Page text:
The rights to freedom of expression and access to information are cornerstones of democracy that are key to the enjoyment of other human rights.

Their inextricable link lies in the fact that, for the ideas expressed to be of value, there is need for access to verifiable information, which in this case, is usually held by both public and private bodies.

Citizens can only hold those in power accountable when they can access information.

The signing into law of Zimbabwe’s Freedom of Information Act lays a good foundation in setting the procedure for accessing information held by both private and public institutions which are necessary for the exercise or the protection of citizens’ rights.

However, Africa is increasingly plagued by both on and offline restrictions on freedom of expression and access to information with incidences of censorship, harassment and detention of journalists, activists, and human rights defenders, as they share critical information or opinions.

Control of these traditionally “problematic” groups has moved from the offline to the online space and now also includes intimidation and harassment of ordinary internet users.

Zimbabweans have not been spared of monitoring and controlling of their internet use and access as a means of curtailing the enjoyment and advancement of digital rights.

Direct control is demonstrated by the disruption of internet services with the most recent case being in January 2019 under the order of the State Security Minister.

Disruption of services demonstrates the extent to which the government is willing to limit online access to information.

Indirect control is evident in the increased deployment of anonymised social media accounts on popular platforms such as Facebook and Twitter, which seek mainly to disrupt critical socio-economic and political conversations and, to an extent, channel out disinformation.

A key characteristic of these accounts is that they usually push the agenda of the government and the ruling ZANU PF by overshadowing dissenting voices to manipulate conversations.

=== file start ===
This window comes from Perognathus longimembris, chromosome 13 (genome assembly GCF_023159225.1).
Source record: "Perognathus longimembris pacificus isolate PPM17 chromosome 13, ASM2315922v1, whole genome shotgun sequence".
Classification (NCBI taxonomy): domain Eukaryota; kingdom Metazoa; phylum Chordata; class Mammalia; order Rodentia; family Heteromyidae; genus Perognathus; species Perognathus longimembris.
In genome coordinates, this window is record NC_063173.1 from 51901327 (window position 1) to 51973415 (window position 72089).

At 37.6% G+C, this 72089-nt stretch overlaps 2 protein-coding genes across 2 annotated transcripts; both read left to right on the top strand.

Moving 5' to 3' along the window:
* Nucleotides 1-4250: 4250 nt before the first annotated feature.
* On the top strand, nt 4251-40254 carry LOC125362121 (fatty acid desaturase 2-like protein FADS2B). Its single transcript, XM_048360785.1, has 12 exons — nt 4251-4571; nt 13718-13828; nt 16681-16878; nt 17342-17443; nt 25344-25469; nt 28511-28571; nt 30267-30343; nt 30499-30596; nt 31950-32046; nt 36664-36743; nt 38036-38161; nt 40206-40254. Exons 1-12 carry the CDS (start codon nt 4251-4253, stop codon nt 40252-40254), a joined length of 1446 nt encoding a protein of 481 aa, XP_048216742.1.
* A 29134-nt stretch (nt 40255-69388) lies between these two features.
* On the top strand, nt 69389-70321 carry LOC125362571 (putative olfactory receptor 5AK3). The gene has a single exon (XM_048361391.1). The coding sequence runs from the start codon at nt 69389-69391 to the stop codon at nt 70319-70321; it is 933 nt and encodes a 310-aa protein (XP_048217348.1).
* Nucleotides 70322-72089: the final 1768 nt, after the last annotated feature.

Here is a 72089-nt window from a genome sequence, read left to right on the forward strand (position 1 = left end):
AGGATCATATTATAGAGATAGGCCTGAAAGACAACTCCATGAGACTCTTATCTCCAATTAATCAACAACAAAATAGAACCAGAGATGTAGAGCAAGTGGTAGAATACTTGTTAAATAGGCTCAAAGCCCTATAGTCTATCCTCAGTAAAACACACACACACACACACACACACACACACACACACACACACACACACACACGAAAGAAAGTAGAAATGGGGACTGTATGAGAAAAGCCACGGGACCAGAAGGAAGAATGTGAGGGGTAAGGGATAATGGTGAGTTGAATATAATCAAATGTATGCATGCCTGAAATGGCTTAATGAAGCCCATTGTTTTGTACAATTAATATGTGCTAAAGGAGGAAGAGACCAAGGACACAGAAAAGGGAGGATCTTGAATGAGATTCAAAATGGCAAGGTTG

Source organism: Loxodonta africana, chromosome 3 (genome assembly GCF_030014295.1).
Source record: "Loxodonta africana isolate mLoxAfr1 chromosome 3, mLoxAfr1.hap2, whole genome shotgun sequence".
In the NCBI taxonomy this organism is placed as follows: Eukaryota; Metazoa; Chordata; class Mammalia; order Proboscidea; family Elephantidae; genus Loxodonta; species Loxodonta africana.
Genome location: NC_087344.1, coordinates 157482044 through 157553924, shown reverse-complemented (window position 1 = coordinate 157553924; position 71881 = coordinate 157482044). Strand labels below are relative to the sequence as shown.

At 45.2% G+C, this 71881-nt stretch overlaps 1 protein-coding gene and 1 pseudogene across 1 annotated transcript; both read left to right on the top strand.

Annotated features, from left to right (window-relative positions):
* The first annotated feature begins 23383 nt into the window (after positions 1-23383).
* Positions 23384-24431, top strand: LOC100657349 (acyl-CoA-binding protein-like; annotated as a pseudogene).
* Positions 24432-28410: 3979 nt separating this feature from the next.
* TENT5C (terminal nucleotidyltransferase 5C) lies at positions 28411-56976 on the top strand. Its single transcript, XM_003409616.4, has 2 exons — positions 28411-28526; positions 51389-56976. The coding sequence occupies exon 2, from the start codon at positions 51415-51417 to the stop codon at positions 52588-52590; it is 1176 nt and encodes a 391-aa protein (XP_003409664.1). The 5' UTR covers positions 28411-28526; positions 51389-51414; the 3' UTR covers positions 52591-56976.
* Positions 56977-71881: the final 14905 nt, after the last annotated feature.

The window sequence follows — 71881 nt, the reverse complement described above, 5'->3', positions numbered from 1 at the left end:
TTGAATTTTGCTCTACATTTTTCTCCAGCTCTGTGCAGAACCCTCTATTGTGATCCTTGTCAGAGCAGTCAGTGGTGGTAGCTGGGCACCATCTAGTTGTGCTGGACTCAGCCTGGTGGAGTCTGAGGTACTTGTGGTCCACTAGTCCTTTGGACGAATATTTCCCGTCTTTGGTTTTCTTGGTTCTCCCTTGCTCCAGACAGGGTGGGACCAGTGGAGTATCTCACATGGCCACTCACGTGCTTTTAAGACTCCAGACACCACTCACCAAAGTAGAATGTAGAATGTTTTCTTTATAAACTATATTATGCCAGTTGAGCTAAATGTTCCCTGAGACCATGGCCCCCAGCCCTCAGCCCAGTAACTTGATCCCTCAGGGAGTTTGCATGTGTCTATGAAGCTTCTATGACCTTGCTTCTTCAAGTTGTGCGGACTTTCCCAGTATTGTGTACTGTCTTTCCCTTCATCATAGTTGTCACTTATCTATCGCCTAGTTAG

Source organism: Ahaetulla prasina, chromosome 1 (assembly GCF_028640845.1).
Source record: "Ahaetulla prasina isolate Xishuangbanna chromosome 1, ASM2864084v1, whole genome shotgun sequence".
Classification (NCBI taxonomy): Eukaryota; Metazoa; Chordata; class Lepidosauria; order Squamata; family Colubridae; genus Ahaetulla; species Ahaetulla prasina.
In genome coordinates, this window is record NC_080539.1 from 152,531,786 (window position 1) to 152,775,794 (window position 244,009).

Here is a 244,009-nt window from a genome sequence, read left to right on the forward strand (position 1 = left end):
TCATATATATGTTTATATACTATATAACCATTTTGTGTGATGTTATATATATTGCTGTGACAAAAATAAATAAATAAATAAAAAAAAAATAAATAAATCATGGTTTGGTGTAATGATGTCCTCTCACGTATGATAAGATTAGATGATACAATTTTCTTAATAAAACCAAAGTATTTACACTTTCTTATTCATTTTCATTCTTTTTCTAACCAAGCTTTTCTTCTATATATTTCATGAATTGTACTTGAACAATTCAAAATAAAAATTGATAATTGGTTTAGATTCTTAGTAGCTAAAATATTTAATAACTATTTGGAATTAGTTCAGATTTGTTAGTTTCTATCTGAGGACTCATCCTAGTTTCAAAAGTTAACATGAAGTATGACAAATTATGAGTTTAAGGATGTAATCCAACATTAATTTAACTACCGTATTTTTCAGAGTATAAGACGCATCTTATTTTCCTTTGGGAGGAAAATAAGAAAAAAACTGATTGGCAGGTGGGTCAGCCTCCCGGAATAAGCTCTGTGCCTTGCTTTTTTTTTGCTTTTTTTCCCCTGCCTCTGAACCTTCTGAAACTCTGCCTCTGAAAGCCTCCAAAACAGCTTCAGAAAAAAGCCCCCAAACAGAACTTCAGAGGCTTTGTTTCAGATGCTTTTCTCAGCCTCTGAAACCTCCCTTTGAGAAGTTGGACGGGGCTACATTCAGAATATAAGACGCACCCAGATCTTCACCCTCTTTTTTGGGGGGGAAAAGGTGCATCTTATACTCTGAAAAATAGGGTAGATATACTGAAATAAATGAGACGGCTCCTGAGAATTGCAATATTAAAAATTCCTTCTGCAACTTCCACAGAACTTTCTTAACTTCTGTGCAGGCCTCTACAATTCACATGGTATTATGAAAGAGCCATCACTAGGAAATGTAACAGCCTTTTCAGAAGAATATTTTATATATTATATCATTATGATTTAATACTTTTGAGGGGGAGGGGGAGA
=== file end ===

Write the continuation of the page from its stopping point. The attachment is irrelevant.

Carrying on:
Privacy, surveillance, and data protection

The development of the indirect control and monitoring of online communications is a serious threat, especially when viewed against, remarks made by the Zimbabwe National Army Commander, Edzai Chimonyo, at a military graduation ceremony earlier in the year, where he announced that the military would start monitoring citizens’ private communications to “guard against subversion”.

Such remarks have raised concerns about the government’s sincerity in drawing a cybersecurity and data protection law for the country.

However, the importance of data protection legislation in Zimbabwe cannot be overstated given recent concerns over the privacy of citizens’ information.

These include the lack of clarity and transparency on the “sophisticated algorithm” to determine the distribution of aid during the (coronavirus) pandemic and the High Court challenge by MISA Zimbabwe and the Zimbabwe Human Rights Association, over a police warrant seeking information on mobile phone operator’s transactions, which was successfully contested.

Principles 40-42 of the ACHPR Declaration, address the protection of personal information and communication surveillance within the ambit of the right to privacy by establishing a legal framework for the protection of personal information.

Principle 42 makes provision for States to ensure that individuals consent to the processing of their personal information is not excessive, is transparent and in accordance with the purpose for which it was collected.

Additionally, individuals must have access to the personal information that is being processed and must be given an opportunity to object to the processing.

Conclusion

The steps taken by the international community and regional bodies to facilitate the full enjoyment of the rights to access to information and freedom of expression, both online and offline, will be bolstered by appropriate data protection and cybersecurity regulations.

The commemoration of the International Day for Universal Access to Information is both a reminder and an opportunity to further solidify internet rights in Zimbabwe, and around the continent, by implementing and adopting the principles and laws discussed above.

Koliwe Majama is the Co-ordinator of the African Declaration on Internet Rights and Freedoms Coalition.

Post Author: MISA